Santiago de Chile PRESS RELEASE. 25 November 2020
Following a four-month acceleration process, eight shortlisted teams presented their projects via Zoom at the online prototypes fair in what was the final of BRAIN Chile 2020, a programme that aims to move STEM entrepreneurship out of labs and classrooms and into industry.
Biomateriales Nativos de Chile, an initiative that seeks to develop new, highly versatile materials from native elements found in the Chilean Patagonia to benefit the fashion and packaging industries, was selected as the most enterprising initiative of the year and received a grand prize of 19 million pesos.
“We are ecstatic because we were not expecting to win this prize. The other teams were boasting some very advanced tech and well-developed business models, while ours was more of an intuitive venture. What really set us apart was that we embraced change and accepted that during the acceleration process we needed to cast off any prejudice if we were going to grow”, remarked Alejandro Weiss, the founder of Biomateriales Nativos.
In second place was Dragon BioMed, an entrepreneurial initiative from Ecuador to develop a new therapy based on mitochondria for the treatment of wounds and diseases for veterinary use. This project also won the public prize. The Ecuadorian team walked away with 11 million pesos.
And in third place was the Naturannova project set up in Chile to develop a new ingredient for the food industry: a natural sweetener to replace sugar that is more popular than existing sweeteners among consumers.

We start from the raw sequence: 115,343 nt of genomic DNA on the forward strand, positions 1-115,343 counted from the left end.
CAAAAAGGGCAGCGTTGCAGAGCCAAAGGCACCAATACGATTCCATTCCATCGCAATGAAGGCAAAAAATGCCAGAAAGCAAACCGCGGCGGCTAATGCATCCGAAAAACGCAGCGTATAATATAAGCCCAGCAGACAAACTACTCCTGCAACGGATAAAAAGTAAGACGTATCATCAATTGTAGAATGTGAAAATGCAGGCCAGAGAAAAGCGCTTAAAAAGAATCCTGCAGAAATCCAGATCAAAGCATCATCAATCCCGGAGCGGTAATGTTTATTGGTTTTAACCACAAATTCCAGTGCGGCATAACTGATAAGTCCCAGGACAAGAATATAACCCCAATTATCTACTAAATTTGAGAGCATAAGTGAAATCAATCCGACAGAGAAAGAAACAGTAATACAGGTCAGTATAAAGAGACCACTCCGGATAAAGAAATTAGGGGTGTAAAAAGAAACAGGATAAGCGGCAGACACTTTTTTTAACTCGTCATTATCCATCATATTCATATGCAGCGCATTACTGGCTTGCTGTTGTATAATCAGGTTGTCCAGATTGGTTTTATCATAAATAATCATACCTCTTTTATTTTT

The importance of innovation and entrepreneurship
Ignacio Sánchez, rector of the Pontifical Catholic University of Chile, had the following words to say at the start of the event: “These are unprecedented times, with science and technology now more connected than ever to society. The COVID-19 pandemic has shown that no matter the field, innovation goes hand in hand with our well-being and prosperity. Innovation is a constant feature of all human activity and to truly unlock its value we need more laboratories, workshops, companies and, above all else, more classrooms to provide more entrepreneurs”.
Claudio Melandri, executive chairman of Banco Santander in Chile, explained that “the ongoing development of scientific and technological entrepreneurship within the country undoubtedly has a key role to play in the economic recovery and helping to bring about a true knowledge economy. We are convinced of the impetus that entrepreneurship provides for Chile and we will continue to open up spaces for solutions that will enable us to thrive in this new world”.
Also in attendance was Carolina Torrealba, undersecretary of the Science, Technology, Knowledge and Innovation Ministry, who added that "nurturing the role of science and technology in our lives will help ensure that civil society develops and deploys new solutions as we move forward, whether originating from natural sciences, engineering, mathematics or any other other area of knowledge. We are seeking to grow the community of science entrepreneurs as we foster an ecosystem that stimulates the domestic economy".
Out of a total of 338 applications received from Chile, Ecuador, Colombia, Argentina, Peru, Costa Rica and Bolivia, 12 teams were shortlisted as Generation 2020 in the sixth edition of BRAIN Chile. Their projects were then accelerated over a four-month period to ramp up their technologies and validate them based on the evidence gathered by operating their business models. They also received 2 million pesos in funding, along with expert advice from the Mentors Network of the Innovation Centre UC.
Of these 12 teams, eight from Chile, Argentina, Ecuador and Peru made it through to the final stage: Braillear, Biomateriales Nativos, Dragon BioMed, Ilico Genetics, Mosy, Naturannova, Palpa and Yaku.